Visiting Friendly Cove; a voyage of discovery

  • Aug. 27, 2014 8:00 p.m.
Visitors to Friendly Cove walk the shoreline to the historic church.

Visitors to Friendly Cove walk the shoreline to the historic church.

Neil Havers

Special to the Record

I soon learned a cruise aboard the MV Uchuck III is a voyage of discovery.

Upon arrival we discovered the spectacular wilderness beauty of Vancouver Island’s wild west coast on this hot summer day in August.

Once en route we witnessed the day-to-day workings of a coastal freighter as she delivers provisions to a fish farm.

And we visited British Columbia’s birthplace, Friendly Cove (Yuquot) the final destination point of this day cruise.

Departing from the Gold River Government Wharf we were treated to a natural phenomenon; a green algae bloom that tinted the inlet and the open ocean a light robin’s egg blue, similar to what you would see in glacial melt waters such as Butte Inlet. This occurs naturally each year in August and made the scenery that much more


The MV Uchuck III departed from Gold River, heading up Muchalat Inlet. On this trip a stop was made at a Grieg Seafoods fish farm to drop off bundles of feed for the penned salmon. This gave us an opportunity to watch the First Mate deftly lift the bundled feed from the ship’s hold onto the dock using a union purchase winch and crane system. This is old school at its best and very interesting to watch.

The MV Uchuck III continued down the Inlet along the shore of Bligh Island. This island was named after William Bligh who was, at the time, Captain Cook’s navigating officer on the ‘Resolution’ in the 1700s. He later gained infamy as Captain on the ‘Bounty’ mutiny.

We made a brief stop at Resolution Cove, this is the site where contact was first made between the Europeans and the Mowachaht natives. Captain Cooked stopped here to make repairs to the ‘Discovery’ and ‘Resolution’. Trade soon commenced, sparking the sea otter fur trade at Friendly Cove, locally known as Yuquot, the traditional summer home of Chief Maquinna and the Mowachaht people.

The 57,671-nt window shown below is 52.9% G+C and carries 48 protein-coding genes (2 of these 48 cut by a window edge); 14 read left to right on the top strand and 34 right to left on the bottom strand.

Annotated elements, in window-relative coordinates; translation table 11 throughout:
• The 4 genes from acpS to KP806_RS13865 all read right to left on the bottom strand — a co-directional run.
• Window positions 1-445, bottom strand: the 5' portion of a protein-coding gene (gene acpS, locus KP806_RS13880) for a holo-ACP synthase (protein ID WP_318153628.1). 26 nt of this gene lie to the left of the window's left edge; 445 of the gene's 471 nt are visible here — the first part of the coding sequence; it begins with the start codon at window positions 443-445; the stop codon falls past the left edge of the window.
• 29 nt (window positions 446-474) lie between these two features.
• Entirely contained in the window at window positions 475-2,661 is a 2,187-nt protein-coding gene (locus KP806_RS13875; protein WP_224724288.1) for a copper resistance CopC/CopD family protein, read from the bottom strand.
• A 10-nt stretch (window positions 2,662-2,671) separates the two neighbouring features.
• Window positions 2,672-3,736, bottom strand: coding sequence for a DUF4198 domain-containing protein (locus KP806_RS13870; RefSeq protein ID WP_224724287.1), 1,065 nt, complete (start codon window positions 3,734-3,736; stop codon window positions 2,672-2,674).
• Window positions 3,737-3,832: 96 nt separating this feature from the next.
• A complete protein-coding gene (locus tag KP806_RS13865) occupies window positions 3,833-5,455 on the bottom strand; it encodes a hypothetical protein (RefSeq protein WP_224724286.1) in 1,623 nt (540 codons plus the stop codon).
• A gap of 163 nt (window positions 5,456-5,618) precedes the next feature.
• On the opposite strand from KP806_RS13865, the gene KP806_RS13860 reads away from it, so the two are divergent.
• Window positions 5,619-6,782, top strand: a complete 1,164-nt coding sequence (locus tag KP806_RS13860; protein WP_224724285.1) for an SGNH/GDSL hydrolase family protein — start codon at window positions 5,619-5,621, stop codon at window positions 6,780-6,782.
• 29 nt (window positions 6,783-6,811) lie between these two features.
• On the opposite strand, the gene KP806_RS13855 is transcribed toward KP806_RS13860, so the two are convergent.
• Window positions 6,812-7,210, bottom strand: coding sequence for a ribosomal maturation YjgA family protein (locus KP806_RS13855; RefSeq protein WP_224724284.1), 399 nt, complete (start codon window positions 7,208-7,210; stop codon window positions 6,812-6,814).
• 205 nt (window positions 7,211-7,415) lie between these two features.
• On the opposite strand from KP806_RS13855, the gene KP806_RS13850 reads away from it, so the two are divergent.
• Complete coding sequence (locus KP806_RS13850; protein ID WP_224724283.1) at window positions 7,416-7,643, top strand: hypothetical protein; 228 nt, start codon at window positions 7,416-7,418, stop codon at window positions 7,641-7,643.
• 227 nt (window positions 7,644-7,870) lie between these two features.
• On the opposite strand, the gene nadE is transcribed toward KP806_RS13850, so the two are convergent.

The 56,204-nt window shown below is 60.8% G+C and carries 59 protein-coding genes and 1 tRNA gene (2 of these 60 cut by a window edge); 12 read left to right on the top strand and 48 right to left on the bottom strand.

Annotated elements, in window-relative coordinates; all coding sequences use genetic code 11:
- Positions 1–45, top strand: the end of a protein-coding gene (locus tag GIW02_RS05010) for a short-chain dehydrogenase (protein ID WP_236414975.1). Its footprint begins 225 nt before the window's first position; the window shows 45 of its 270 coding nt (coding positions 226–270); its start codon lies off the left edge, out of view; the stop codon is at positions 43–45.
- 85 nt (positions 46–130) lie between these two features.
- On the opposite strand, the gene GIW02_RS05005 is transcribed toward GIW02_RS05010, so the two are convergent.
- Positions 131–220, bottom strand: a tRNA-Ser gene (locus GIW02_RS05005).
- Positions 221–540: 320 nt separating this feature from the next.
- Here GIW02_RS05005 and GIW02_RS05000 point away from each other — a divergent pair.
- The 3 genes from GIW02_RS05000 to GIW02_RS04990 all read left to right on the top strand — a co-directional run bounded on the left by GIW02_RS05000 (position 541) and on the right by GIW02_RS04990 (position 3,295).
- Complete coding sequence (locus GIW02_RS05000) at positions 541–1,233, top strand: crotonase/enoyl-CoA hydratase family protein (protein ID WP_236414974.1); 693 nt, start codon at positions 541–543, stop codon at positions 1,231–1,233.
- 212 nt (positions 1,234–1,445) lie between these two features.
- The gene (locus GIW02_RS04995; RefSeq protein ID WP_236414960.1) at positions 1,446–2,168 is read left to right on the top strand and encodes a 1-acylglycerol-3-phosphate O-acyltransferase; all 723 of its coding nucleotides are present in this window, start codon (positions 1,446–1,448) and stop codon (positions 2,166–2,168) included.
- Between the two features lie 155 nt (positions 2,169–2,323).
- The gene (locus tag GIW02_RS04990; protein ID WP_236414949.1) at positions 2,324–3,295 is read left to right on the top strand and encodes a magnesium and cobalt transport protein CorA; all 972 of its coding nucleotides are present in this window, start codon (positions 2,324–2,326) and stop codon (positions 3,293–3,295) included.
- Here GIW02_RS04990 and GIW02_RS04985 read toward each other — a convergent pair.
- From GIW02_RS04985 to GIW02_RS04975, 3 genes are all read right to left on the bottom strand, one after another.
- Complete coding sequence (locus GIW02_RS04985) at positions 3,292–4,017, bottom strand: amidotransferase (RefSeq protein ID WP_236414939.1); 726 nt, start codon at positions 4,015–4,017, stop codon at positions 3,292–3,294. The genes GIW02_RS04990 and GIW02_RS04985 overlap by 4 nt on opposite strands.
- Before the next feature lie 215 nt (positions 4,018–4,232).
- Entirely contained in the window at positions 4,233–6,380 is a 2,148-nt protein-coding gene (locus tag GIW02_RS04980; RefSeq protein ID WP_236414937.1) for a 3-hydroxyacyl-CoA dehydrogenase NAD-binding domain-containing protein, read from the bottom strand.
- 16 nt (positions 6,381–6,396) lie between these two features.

Crossing Nootka Sound we arrived at our final destination, Friendly Cove.

Walking from the dock to this Pacific Peninsula you cross into a different world; a world steeped in history and natural beauty. This is a quiet place, it calms you. Waves from the open Pacific wash upon miles of pebbled shoreline, the receding water rolls the beach pebbles, creating an almost breathing sound that is very moving, and calming.

There was much to do on our three-hour stopover; hike the shoreline trail past an old cemetery buried in the rain forest, spend time on the beach, visit the historic church that is home to traditional house totems and visit the Lighthouse and its keepers.

We were lucky to overhear there was an old totem that had fallen in the forest. Finding it was the highlight of our trip. Sorry, you’re going to have to find it yourself, no hints.

The trip back offered more spectacular scenery as we cruised around the other side of Bligh Island. We saw porpoises and bald eagles, unfortunately no Grey or Humpback Whales were spotted on this trip. We could see where the salmon fishing was hot as sport fishing boats trolled the shorelines in Nootka Sound. All this cruising works up an appetite and the Galley didn’t disappoint, fresh made soup, chili and banana bread, coffee and refreshments were available throughout the voyage.

On the return leg of our voyage guests choose to kick back, take in the sun, read a book or take a nap on the deck.

The MV Uchuck III offers day cruises to Friendly Cove Wednesdays and Saturdays (June to September). For more information on these and other regularly scheduled cruises go to


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